This week’s eNewsletter Feature
was written by Julie Ruchniewicz
FPCE parish nurse.
Earlier this fall I attended the funeral for Elinor Smith, one of our congregants. She was a lady of grace, intelligence, and determination, who spoke her mind without hesitation. I knew her in her aging years and only as much as her private self would let me in.
It was a beautiful service with many speaking highly of Elinor, her family, her accomplishments, and her faith. There were stories that highlighted the drive she had – even as a young girl – to be well educated and to help provide that right to others.
One woman’s story about Elinor especially touched me. She spoke of how Elinor had served as a “Balcony Woman” in her life, a term I had never heard before. She gave accounts of Elinor’s generosity in offering encouragement, praise, and a general sense of positivity throughout their relationship. In life, she explained, her dear friend Elinor cheered her on from the balcony.
Since the memorial, I have reflected on that story, and I have thought about how important it is to pay someone honest and sincere compliments while they are living, not just in eulogies and conversations at a funeral after they are dead. The time for us to say good–often life-changing–things to another person is while they are living.
I have taken a great liking to the phrase “Balcony People.” In my research of this little-known term, I found a short and sweet book that helps clarify. It is called “Balcony People” by Joyce Landorf Heatherley. It’s a quick read with thoughts and examples that really make you think about yourself, the people in your life, and our overwhelming need for affirmation.
The word balcony is defined as, “a projecting gallery in a theater or public building.” When you sit in a balcony you are sitting above the crowd and have a great view of the room. The author says people in the balcony of our lives have personal qualities allowing them to rise above the many negative people we may encounter every day. Balcony people are positive, and the way they speak to us and treat us makes us feel special.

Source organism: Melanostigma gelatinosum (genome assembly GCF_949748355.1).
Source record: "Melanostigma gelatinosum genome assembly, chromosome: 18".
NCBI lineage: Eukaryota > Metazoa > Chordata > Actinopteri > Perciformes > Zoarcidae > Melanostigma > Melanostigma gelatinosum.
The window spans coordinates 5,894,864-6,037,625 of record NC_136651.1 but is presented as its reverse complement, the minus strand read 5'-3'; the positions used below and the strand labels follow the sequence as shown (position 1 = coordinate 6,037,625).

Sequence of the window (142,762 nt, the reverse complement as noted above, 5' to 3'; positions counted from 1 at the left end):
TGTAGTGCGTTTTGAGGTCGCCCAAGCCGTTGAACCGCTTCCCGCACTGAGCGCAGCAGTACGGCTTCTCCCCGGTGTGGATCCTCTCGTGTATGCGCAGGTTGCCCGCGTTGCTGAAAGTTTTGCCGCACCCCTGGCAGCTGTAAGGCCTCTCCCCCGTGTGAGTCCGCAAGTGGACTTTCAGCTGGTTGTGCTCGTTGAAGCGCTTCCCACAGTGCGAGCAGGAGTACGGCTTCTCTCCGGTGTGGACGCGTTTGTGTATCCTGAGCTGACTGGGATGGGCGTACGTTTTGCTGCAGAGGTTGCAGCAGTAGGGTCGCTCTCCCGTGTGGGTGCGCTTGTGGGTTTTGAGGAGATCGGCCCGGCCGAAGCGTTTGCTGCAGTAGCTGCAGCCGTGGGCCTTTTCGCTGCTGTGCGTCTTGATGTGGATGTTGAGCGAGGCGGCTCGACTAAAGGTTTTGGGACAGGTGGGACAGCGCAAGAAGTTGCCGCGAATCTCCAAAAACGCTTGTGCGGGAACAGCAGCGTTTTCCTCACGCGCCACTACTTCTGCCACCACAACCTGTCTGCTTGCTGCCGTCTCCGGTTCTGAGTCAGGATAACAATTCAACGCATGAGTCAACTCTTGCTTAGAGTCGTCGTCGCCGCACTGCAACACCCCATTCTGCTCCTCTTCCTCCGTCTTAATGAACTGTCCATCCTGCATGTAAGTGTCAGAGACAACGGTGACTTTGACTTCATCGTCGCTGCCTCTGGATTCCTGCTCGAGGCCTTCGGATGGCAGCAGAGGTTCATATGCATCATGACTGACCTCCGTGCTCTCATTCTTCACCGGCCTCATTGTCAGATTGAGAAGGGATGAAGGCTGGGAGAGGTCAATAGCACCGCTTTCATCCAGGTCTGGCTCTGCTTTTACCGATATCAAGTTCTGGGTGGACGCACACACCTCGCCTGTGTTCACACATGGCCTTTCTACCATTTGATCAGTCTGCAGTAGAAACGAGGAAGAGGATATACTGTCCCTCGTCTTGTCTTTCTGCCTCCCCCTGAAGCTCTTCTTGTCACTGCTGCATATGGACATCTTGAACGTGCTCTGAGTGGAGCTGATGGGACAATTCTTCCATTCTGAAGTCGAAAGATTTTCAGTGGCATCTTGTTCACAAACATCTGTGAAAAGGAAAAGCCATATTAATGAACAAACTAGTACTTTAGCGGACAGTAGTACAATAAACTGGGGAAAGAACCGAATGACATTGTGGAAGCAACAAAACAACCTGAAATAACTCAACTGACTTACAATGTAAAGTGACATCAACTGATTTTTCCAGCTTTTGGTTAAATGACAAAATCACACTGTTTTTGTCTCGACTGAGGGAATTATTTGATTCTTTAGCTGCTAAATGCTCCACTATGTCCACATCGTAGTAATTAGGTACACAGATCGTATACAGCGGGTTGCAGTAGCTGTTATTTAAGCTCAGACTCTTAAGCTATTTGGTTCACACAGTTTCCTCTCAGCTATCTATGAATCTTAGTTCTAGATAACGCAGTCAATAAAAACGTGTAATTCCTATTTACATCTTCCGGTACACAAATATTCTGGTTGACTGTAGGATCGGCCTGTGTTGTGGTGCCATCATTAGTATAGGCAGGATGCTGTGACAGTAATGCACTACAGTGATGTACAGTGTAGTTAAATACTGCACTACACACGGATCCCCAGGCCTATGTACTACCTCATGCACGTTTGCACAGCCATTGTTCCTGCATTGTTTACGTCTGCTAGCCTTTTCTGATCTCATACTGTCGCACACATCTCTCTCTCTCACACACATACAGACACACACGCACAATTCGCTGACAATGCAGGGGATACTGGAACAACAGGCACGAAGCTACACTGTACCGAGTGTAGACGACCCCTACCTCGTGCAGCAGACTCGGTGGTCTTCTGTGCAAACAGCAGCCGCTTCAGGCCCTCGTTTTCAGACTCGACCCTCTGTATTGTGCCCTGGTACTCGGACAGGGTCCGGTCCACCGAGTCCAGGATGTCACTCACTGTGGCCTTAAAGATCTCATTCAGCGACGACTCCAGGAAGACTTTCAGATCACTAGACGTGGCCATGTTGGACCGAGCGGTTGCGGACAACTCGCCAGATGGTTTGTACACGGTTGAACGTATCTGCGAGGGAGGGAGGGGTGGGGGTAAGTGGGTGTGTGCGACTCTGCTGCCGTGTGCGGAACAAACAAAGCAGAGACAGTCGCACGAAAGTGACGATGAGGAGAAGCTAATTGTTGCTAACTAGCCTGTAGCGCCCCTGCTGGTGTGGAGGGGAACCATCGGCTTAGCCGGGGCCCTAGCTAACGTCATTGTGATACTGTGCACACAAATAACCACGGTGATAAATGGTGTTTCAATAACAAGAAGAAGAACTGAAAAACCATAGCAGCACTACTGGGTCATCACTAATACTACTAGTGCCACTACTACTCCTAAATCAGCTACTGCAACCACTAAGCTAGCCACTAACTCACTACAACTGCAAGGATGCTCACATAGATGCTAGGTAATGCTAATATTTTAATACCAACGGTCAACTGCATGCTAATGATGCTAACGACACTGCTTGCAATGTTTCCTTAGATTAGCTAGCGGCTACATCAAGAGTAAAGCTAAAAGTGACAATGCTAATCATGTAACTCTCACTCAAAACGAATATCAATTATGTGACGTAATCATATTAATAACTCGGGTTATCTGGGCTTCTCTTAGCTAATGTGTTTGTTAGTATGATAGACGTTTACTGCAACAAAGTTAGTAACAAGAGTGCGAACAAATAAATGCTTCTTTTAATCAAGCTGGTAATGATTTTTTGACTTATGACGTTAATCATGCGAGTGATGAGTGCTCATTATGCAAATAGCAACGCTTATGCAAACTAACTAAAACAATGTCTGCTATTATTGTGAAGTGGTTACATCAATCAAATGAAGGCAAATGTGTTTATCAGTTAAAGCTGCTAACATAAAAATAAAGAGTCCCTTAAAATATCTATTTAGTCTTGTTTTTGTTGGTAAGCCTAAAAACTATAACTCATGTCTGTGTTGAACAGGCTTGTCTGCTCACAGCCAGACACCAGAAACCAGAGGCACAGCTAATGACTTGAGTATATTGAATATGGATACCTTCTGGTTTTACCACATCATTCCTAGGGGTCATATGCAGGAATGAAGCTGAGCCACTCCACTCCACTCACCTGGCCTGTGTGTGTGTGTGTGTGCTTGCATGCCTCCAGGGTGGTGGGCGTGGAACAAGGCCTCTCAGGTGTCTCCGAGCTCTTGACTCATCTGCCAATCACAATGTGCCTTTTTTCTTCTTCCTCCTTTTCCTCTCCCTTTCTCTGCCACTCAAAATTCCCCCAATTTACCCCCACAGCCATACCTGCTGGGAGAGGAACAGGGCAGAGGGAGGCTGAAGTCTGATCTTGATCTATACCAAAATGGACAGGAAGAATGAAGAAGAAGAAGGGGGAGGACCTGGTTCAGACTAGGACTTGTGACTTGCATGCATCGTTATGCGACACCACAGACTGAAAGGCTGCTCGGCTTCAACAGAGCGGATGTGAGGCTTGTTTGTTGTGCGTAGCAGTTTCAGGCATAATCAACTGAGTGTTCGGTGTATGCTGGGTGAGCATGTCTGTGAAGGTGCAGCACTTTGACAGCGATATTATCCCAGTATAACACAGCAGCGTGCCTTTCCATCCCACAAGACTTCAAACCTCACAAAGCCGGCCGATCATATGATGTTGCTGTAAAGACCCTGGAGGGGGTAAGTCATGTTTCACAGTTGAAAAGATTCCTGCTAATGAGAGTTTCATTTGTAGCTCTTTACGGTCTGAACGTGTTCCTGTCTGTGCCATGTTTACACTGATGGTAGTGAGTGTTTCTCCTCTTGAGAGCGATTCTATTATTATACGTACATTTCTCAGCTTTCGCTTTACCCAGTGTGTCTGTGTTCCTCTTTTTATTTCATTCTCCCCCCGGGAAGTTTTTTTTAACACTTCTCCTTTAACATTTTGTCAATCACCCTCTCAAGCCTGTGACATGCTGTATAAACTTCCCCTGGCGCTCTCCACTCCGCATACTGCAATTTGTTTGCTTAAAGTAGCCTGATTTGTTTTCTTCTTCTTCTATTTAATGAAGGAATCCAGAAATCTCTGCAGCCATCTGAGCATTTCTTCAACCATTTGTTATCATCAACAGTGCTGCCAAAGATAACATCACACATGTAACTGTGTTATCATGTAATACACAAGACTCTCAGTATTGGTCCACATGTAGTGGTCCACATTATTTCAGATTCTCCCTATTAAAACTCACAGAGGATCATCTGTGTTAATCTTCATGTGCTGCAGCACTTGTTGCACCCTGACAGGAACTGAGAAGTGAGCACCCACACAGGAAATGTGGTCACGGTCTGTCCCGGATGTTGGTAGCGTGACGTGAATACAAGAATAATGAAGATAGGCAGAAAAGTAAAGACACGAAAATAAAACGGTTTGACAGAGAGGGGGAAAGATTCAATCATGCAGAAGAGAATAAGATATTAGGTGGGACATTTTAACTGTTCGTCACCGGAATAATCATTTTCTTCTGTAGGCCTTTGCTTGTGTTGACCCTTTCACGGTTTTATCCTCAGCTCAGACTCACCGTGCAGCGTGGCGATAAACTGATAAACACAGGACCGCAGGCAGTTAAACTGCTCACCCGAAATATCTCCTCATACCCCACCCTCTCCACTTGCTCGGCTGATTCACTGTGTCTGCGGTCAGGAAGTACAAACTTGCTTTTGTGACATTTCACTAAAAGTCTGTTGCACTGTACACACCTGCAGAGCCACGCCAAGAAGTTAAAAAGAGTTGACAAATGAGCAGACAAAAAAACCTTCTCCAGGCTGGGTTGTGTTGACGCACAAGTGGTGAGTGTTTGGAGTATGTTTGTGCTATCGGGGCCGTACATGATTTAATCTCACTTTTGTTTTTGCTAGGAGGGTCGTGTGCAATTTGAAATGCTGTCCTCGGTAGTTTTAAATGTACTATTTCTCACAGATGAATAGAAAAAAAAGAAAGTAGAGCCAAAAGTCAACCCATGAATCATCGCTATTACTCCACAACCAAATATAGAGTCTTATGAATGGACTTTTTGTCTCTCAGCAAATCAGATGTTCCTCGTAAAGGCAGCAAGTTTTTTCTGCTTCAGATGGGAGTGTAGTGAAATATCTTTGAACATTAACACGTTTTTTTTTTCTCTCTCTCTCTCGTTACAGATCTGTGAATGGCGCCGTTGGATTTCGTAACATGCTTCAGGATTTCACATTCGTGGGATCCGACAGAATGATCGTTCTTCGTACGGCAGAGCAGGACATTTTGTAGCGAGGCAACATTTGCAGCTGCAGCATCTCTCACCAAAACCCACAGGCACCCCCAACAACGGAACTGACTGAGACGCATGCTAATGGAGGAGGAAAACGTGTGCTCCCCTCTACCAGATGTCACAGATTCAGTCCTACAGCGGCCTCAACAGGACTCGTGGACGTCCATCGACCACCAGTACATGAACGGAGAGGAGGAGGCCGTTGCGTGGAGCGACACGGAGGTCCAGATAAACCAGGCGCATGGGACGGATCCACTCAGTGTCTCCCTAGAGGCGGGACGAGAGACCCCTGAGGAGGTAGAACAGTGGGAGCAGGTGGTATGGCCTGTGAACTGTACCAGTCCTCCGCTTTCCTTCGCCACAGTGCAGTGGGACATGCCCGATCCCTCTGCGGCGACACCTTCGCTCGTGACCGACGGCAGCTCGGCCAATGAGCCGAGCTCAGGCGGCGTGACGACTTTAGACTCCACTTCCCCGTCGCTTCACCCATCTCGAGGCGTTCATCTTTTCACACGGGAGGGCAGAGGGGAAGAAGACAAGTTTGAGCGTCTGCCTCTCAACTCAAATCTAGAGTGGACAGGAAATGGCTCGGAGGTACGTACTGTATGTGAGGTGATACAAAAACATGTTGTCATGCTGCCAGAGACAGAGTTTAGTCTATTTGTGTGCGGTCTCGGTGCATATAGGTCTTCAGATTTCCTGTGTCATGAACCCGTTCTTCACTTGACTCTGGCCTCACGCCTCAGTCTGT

By comparison, the word basement means, “The part of a building that is wholly or partly below ground level.” When you are sitting in a basement you are under everyone, and it is impossible to see what is going on above you. The author uses the word basement to describe people whose personal qualities grip them in negativity. The “basement people” in our lives lean toward criticism and make us feel worthless or unimportant.
I have a personal question for you: Do you have more “balcony people” or “basement people” in your life? No matter your answer, we can all agree that we need some “balcony people” in our lives every day. My “balcony people” help me get through the routines of ordinary living; both the negative and the positive.
The author shares with us that “balcony people” meet you where you are in life. They always see the best in you and envelop you in kindness, support, and good advice. They are easy to recognize because they are your fans, cheering from the balcony, just waiting for you to do great things.
While God is our ultimate “balcony person”, I considered others playing that role in my own life and my dad was top of mind. He could talk to anyone, and they immediately felt like the most important person in the room. If you asked my dad how he was, he always replied, “Better now that you are here.” This short, but thoughtful, sentence shifted the focus from him to you and made you feel special.
Another question: Will you be remembered as more of a “balcony person” or a “basement person?” I confess that sometimes I am too caught up in my own welfare and achievements to be the cheerleader for those close to me. I try to be well meaning but may compare others to my own standards. This notion, that there are people who build you up and ones that tear you down, gave me pause to really reflect.
My new personal goal is to aim at encouraging others with kindness and respect, not because I think they necessarily deserve it, but because they are a worthy human being. I hope this leads to me becoming an affirmer, what an honor to be among someone’s “balcony people.”
I wish you a Happy Thanksgiving and in this season of gratitude and giving, just take some time to contemplate how you are seen by others. We are not a perfect people, but in the trying we can be better at being “balcony people”. And just maybe respond to someone’s, “How are you” with “I am better now that you are here.”
So encourage each other and build each other up, just as you are already doing.
– 1 Thessalonians 5:11
FPCE parish nurse